Review by Ian Keogh
1996’s re-imagined versions of DC and Marvel superheroes merged into new characters was intended as a one-off, but generated enough excitement and sales to ensure a repeat the following year, again collected into two graphic novels. This mixture is of previously seen characters earning a return, such as Magneto and the Magnetic Men, now the Magnetic Men featuring Magneto, and further new creations. That’s now the work of Tom Peyer, who picks up on portions of the previous plot and betters it, although that wouldn’t have been difficult. It’s an average 1990s superhero tale, but Barry Kitson provides some good pin-ups. Magneto vs a tyrannosaurus for one.
We open with the most obvious merger of Marvel and DC characters as the Challengers of the Unknown and the Fantastic Four become the Challengers of the Fantastic under Karl Kesel and Tom Grummett. It’s a good opening statement, and more fun than anything in Marvel’s previous collection as the creators present a reworking of the first Galactus story, but change some significant details to avoid it becoming too predictable.
X-Patrol’s combination of the Doom Patrol and X-Men is illustrated by Bryan Hitch, still very much in thrall to Alan Davis. Those who enjoy their mid-1990s X-Men may be captivated by Barbara Kesel’s plot, others less so. Kurt Busiek’s plot for Iron Lantern is more imaginative when it comes to uniting the villains plaguing Iron Man and Green Lantern than the protagonist, but it’s nicely drawn by Paul Smith in an individual style, yet moving through hints of various artists who’ve illustrated the features over the years. Busiek provides a decent enough pastiche, but no more.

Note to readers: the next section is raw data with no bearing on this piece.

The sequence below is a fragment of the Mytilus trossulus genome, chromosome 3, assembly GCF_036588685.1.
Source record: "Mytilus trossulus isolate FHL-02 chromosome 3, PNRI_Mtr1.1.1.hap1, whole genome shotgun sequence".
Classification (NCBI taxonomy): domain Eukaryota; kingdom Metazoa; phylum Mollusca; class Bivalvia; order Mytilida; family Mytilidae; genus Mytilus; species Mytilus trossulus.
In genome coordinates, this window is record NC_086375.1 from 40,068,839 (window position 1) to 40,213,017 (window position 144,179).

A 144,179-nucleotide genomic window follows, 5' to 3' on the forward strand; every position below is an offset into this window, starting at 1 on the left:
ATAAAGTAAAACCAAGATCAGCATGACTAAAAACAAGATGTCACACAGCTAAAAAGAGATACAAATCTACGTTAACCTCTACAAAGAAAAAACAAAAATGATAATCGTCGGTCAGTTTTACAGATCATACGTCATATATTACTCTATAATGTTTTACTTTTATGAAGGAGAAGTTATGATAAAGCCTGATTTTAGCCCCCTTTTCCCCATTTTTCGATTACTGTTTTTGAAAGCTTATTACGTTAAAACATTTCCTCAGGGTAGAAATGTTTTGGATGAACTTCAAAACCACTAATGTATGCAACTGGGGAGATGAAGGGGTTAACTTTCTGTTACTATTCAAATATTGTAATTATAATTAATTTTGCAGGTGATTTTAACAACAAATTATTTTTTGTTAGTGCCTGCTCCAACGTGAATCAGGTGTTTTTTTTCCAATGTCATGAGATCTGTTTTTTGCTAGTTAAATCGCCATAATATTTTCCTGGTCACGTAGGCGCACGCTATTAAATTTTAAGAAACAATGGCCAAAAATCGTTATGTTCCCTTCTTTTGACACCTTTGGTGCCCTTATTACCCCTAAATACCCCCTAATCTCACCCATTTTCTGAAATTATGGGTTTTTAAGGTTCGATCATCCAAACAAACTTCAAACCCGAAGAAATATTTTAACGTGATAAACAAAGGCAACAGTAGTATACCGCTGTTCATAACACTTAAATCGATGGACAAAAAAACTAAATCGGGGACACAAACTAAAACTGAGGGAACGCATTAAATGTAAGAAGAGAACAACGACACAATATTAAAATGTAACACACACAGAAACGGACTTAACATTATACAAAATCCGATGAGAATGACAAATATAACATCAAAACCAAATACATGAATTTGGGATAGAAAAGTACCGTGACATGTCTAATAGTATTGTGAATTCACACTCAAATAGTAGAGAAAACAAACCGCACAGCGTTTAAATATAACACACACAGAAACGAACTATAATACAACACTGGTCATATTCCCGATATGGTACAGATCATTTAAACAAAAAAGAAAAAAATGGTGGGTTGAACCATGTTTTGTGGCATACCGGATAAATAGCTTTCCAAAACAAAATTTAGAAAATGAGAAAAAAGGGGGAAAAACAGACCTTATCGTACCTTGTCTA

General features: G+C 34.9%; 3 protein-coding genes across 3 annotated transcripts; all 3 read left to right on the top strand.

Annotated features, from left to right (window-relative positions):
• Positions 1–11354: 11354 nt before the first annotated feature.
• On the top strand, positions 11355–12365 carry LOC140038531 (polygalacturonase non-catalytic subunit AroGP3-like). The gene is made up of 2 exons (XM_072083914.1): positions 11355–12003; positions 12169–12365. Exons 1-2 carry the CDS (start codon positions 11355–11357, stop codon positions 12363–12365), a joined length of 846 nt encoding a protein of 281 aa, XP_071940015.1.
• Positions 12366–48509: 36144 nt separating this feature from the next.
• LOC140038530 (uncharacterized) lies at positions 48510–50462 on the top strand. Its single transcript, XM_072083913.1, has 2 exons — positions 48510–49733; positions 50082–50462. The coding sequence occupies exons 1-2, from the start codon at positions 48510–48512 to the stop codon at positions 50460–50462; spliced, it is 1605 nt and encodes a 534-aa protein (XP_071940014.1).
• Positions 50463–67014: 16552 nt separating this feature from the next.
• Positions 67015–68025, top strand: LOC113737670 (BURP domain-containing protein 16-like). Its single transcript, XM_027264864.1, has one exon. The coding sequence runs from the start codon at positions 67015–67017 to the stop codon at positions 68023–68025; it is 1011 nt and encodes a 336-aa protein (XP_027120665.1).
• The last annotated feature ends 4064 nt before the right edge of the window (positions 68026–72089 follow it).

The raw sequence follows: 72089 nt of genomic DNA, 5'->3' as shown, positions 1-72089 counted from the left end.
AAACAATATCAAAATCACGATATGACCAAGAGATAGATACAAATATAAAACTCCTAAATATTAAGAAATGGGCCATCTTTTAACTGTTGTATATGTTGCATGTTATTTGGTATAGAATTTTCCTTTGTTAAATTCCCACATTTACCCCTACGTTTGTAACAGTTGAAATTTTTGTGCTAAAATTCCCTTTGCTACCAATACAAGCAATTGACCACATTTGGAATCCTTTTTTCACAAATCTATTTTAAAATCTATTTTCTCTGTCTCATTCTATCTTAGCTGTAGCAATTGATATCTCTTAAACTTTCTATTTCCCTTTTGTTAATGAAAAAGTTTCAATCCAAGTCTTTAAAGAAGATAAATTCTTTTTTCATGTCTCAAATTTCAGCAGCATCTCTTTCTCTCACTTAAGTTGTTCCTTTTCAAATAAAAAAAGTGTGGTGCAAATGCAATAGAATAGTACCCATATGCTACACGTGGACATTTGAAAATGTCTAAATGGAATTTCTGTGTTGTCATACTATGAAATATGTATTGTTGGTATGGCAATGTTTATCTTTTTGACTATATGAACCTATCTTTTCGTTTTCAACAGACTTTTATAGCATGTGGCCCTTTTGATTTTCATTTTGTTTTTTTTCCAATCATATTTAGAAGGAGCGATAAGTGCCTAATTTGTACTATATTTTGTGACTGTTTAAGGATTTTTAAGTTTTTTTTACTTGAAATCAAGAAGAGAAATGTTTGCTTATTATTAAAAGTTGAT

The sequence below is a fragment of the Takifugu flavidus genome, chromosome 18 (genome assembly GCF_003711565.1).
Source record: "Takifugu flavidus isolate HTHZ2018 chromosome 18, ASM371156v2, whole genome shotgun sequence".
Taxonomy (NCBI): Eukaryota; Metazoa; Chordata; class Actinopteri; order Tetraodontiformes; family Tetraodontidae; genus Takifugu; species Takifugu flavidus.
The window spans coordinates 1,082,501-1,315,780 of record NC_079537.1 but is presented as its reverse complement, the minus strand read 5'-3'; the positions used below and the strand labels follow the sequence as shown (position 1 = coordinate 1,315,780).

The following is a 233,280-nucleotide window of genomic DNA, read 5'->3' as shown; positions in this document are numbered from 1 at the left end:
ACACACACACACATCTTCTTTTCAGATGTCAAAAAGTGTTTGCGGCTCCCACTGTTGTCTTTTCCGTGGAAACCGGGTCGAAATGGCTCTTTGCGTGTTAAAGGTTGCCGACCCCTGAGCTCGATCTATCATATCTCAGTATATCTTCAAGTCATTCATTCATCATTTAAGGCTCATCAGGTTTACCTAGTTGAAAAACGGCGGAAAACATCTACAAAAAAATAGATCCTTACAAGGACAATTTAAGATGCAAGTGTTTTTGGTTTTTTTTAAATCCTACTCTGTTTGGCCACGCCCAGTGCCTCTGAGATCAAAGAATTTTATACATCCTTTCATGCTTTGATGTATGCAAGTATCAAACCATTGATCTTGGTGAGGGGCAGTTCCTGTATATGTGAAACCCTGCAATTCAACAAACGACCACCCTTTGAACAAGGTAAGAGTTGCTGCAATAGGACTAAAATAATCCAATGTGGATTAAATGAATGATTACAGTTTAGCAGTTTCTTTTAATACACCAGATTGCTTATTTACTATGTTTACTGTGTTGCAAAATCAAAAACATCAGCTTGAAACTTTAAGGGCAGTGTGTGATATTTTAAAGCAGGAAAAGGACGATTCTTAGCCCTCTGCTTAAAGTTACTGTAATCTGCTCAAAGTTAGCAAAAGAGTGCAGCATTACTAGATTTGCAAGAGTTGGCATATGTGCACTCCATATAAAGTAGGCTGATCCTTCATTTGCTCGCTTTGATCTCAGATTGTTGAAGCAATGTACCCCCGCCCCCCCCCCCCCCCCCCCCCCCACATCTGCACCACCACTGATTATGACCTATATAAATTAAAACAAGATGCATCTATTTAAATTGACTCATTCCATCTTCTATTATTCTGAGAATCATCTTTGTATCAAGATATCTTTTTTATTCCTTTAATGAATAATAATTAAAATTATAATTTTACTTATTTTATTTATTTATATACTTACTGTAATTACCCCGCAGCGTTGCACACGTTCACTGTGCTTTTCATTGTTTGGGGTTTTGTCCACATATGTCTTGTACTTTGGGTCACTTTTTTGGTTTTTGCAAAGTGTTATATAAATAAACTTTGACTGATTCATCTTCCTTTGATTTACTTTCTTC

There’s far greater imagination applied to the final two offerings, both of which channel Jack Kirby (as did the Challengers/FF). The return of Spider-Boy is under the creative aegis of writing team Roger Stern and Karl Kesel, and artist José Ladronn. Time travel features as Spider-Boy journeys to the future to meet the teens he’s inspired, but in different incarnations as time changes. Ladronn disciplines his usually expansive storytelling, but proves equally good at a more conventional style of superhero story. It’s a clever use of time travel, and Ladronn puts the effort into designing two largely populated superhero teams not once, but twice. That’s going the extra mile!
Keith Giffen and John Romita Jr (sample art) go for the full Kirby in order to merge the worlds of Thor and the New Gods. It begins with Ragnarok, the death of Asgard and escalates up the scale of wonder and awe from there, the compact plotting economical without skimping and the art stunning. Unlike much of the other content it supplies a complete story, rather than dipping into and out of the characters’ lives, and it’s on an epic and ambitious scale.
As with the second DC published Amalgam volume, this far betters the first outing, with content still worth looking at all these years later, and even the material that doesn’t achieve that status is largely professional.